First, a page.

First, I am a man who knows the temptation of sin. Just like you, there are certain things that I have let into my mind, heart, soul, and body over the years that I tend to struggle with more than other types of sins. They are my "familiar temptations," and I have confessed them out loud and in private to both God and people so that I might develop a strong defense against their offense. Sometimes they come at me because I've allowed them to hang out inside of me in the past, like a dirty dog that you've fed who won't leave the porch as he keeps scratching at your door. Other times they are nothing short of a clear attack from the devil himself, because he has decided I am someone he wants to take out of commission.
Second, I know what it means to be suddenly yanked away from familiar surroundings that you have found a sense of self-worth in. There was a time when I found security and identity in what I did, or a name plate on the door, or a desk and office I resided in, or the fact that people said "Pastor" before they used my name. Those things felt real good, and on various occasions when I have had to leave such a role - be it for the right reasons or someone else's reasons - I know the struggle of not being able to scratch those itches. It's painful, and it makes you want to grab anything or anyone to scratch them again, even if it's the equivalent of a dirty piece of metal that ends up cutting you open in the process.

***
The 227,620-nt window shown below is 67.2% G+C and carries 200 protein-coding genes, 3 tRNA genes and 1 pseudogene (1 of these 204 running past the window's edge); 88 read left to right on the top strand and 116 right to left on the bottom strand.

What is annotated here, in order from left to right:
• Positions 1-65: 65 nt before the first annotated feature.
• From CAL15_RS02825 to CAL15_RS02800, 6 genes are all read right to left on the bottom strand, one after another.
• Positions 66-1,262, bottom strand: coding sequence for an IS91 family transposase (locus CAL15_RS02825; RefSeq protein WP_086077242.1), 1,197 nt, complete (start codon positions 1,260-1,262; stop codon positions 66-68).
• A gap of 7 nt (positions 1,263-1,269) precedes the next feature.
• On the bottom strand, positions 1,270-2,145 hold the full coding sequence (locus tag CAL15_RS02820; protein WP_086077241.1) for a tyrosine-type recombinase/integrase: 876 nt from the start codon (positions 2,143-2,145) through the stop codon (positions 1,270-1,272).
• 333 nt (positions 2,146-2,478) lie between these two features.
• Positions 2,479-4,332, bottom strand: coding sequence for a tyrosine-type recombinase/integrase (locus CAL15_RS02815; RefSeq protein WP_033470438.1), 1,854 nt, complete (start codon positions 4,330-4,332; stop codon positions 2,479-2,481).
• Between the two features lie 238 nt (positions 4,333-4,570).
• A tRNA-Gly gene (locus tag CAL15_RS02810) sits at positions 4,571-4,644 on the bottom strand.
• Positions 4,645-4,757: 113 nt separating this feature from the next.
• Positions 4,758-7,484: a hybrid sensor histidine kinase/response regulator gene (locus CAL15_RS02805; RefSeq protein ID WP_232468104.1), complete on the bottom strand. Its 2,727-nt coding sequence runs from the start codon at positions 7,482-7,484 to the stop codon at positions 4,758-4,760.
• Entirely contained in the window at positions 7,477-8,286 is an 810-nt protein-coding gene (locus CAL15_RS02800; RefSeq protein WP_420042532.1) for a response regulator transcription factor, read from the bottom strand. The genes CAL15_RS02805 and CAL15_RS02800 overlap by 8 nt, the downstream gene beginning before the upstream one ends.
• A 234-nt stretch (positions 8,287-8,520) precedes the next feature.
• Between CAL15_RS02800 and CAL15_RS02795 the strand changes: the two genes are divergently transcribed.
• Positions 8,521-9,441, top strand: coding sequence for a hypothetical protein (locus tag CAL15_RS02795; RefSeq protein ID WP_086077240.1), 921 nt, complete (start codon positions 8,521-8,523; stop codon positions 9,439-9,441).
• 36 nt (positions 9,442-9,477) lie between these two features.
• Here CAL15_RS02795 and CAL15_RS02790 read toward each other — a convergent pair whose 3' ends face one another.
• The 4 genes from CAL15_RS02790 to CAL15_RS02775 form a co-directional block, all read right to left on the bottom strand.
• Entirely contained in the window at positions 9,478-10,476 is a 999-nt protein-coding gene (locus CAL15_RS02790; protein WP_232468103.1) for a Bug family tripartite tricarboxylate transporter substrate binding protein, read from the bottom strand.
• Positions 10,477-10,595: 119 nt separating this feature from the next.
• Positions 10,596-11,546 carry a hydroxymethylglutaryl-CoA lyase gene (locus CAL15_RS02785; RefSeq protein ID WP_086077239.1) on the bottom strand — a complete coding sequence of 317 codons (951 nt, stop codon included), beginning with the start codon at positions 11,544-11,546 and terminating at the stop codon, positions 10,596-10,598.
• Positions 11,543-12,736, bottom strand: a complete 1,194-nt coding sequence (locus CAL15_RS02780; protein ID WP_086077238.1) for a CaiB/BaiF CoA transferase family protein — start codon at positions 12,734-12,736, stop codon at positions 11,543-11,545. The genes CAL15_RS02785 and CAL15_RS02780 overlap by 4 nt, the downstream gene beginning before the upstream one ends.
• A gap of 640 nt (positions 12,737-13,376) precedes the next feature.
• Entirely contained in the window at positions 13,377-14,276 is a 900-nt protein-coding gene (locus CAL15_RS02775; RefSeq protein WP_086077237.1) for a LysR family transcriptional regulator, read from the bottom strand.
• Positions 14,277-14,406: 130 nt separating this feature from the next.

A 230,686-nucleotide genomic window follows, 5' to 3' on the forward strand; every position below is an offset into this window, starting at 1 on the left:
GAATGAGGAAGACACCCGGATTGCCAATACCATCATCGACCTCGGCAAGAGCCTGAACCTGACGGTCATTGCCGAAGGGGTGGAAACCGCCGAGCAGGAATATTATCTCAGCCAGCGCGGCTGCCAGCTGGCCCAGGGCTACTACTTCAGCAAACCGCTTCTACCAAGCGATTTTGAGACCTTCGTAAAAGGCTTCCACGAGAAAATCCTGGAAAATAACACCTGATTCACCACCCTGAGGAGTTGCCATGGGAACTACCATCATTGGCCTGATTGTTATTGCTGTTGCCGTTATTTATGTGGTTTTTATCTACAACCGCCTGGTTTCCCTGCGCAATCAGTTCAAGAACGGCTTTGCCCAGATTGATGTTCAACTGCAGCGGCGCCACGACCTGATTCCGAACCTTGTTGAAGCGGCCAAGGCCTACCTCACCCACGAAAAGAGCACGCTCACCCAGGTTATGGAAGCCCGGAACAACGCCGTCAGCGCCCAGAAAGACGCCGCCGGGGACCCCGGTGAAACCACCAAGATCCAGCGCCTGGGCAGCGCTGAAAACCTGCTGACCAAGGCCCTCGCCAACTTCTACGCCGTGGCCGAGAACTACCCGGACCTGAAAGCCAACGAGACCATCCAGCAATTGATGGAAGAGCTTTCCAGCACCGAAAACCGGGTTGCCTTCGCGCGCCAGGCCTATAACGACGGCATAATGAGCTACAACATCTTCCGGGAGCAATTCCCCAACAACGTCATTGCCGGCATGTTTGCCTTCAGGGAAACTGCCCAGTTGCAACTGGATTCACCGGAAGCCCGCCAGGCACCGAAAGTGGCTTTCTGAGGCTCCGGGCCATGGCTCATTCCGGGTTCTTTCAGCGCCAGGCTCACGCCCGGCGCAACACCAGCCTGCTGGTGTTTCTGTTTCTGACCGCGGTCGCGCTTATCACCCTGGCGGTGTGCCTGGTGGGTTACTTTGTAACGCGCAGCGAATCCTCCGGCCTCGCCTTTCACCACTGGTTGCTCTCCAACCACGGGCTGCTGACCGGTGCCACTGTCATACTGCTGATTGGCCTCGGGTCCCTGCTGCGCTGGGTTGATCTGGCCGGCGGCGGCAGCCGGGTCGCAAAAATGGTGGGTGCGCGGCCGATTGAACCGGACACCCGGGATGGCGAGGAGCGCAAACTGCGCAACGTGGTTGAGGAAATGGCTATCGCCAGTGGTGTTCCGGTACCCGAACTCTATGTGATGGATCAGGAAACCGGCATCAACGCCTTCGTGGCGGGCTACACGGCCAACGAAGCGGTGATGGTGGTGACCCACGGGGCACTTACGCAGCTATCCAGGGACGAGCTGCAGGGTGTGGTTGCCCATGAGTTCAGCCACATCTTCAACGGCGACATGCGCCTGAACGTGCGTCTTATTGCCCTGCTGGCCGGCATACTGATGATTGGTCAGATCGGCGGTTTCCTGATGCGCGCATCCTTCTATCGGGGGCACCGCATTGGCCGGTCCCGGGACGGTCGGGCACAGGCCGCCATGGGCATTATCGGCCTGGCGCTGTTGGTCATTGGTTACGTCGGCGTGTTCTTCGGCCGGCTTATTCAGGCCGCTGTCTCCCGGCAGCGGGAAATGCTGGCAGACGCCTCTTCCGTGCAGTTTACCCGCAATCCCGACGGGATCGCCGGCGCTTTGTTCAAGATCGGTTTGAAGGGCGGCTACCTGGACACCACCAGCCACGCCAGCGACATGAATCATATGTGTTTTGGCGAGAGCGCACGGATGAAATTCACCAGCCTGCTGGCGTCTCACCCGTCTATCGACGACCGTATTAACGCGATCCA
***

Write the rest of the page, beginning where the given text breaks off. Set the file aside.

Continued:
Third, I am fed up - actually, can I say it? pissed off - at the immaturity among "leaders" I have had to endure in ministry. I wish I could tell you in this cozy spot of a blog exactly what I mean, but I can't. For one thing, there isn't enough space. And for another, there are people whose privacy my silence continues to protect so that they may grow forward (which means in in some cases that I know more than the average person who only sees the past leader with nostalgia).
Wow. I'm pretty worked up.
what triggered all of that?
I just read an email and it reminded me of how unfortunate it is when a fallen leader hops up with closed eyes. By "leader" I mean someone who has been allowed by others to speak into their lives, which means that as their spiral down began they took others with them (be a loss of innocence, the "final straw" where they no longer trust such leaders, or something else more damaging). And after that former leader has genuinely fallen, rather than letting God do the hard-yet-much-needed work of giving their life new direction they choose to jump into the next thing to scratch their old itches.